Shane Jones’ new novel, Daniel Fights a Hurricane, was published last week by Penguin. Like his first novel—Light Boxes, in which a town bands together to fight the month of February—Daniel Fights a Hurricane centers on a force of nature. The hurricane takes many shapes, including a mob of angry children, a monster with sharp teeth, and the madness that may or may not be filling Daniel's head with visions. The book is filled with surreal, hallucinogenic imagery ranging from the terrifying to the hilarious—there are “banana bombs," rotten bananas thrown like grenades—that work to create a sinister, modern fairy tale, but one written for the demented adult [...]
Part of a two-week series on the pull of bad influences in our lives and in the culture.
I don’t remember all that much about my first year at university except that it was the year we converted from pounds, shillings and pence to "decimal currency." I shared ground-floor rooms, overlooking the Third Quad in college, with a bearded, bear-like chap I called (for reasons which need not detain us) Eighty Two. He was impossibly good: for all practical purposes a saint. His father ran a school for the blind. He had just spent part of his gap year (though the term wasn’t in use back then) in a 12th-century [...]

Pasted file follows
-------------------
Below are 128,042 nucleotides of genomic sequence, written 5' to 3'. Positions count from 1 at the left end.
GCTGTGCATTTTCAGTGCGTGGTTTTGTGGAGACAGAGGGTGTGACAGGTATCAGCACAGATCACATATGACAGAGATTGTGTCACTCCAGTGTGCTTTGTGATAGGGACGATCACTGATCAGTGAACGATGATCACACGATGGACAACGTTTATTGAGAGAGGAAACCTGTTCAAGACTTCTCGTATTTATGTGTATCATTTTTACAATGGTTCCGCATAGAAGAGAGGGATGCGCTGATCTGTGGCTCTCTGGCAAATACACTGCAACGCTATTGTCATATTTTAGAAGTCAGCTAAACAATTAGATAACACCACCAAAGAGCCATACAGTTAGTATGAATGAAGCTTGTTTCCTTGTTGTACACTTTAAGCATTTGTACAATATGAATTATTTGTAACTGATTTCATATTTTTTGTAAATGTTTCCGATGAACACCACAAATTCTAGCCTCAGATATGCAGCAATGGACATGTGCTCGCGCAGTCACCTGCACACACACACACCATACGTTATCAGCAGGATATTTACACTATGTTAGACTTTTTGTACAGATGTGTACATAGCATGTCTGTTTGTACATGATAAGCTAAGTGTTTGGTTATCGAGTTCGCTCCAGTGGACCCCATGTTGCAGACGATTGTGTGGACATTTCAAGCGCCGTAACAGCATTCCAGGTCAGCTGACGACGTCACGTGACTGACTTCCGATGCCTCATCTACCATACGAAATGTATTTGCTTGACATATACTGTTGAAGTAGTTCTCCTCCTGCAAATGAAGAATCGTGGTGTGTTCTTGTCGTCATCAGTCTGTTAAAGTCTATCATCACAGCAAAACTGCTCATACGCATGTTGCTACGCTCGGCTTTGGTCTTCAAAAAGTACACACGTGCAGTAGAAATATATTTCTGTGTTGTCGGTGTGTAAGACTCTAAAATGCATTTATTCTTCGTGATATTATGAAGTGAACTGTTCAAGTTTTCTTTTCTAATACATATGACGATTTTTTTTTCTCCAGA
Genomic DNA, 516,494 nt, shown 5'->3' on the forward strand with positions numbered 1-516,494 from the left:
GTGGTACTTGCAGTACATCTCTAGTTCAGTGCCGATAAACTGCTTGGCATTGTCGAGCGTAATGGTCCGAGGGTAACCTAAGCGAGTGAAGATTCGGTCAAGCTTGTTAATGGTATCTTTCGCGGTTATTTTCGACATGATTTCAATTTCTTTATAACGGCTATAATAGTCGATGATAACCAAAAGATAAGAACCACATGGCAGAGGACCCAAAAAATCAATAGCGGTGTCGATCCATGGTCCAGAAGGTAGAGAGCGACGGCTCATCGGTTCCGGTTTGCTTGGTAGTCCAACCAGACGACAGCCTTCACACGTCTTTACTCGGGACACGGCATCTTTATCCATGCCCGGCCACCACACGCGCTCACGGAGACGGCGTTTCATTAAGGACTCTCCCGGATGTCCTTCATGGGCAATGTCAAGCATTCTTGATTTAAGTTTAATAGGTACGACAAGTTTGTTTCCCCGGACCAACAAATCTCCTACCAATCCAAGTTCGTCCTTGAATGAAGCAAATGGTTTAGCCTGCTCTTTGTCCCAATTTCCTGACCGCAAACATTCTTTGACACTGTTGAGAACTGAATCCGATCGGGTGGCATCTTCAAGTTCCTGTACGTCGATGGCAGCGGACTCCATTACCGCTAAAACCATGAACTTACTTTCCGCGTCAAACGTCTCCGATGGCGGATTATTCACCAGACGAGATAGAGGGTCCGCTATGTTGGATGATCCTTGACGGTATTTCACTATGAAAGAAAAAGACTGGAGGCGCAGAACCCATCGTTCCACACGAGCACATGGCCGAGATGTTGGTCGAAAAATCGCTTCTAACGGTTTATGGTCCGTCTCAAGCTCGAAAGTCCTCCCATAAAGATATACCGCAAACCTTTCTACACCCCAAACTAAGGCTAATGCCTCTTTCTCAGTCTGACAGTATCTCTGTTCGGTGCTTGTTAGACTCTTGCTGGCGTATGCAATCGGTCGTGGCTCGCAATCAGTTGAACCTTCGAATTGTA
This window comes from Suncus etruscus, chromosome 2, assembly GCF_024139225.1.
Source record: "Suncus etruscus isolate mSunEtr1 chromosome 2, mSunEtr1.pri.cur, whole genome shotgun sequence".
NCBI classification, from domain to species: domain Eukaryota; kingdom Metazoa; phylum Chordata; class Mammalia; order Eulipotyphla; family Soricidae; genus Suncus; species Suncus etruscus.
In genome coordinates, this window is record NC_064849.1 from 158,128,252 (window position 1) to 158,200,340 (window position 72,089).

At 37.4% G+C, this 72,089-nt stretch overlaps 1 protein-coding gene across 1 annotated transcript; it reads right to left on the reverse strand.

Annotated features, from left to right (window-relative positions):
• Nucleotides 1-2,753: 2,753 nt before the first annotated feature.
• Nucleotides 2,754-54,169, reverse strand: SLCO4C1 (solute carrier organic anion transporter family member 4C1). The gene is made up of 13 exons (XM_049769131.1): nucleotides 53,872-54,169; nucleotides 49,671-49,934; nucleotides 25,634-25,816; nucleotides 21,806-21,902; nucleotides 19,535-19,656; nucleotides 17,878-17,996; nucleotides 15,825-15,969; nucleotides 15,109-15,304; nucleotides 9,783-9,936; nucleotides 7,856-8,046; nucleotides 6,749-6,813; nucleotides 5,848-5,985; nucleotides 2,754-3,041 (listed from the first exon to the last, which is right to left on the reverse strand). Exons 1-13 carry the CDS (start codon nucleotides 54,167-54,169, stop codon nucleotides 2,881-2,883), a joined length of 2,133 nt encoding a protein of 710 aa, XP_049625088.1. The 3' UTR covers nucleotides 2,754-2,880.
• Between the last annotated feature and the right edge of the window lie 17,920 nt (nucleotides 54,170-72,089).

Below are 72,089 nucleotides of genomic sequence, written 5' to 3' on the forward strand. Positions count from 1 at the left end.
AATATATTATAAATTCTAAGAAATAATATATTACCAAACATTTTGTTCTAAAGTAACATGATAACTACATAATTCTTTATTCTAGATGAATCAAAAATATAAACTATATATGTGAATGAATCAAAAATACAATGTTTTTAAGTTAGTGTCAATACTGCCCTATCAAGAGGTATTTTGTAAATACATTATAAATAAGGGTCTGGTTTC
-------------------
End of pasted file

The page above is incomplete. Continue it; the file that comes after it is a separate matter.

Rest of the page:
"If you think you’ve got writers’ block after 45 seconds of not writing, you don’t need an app, you need someone gently to tell you that you should consider the possibility that writing is not just about writing, it’s also (and maybe mainly) about the space in between the writing, when nothing seems to be happening, or random stuff is having an incoherent party inside your head. Almost always, you do eventually start to write, and it seems that you’ve been considering after all."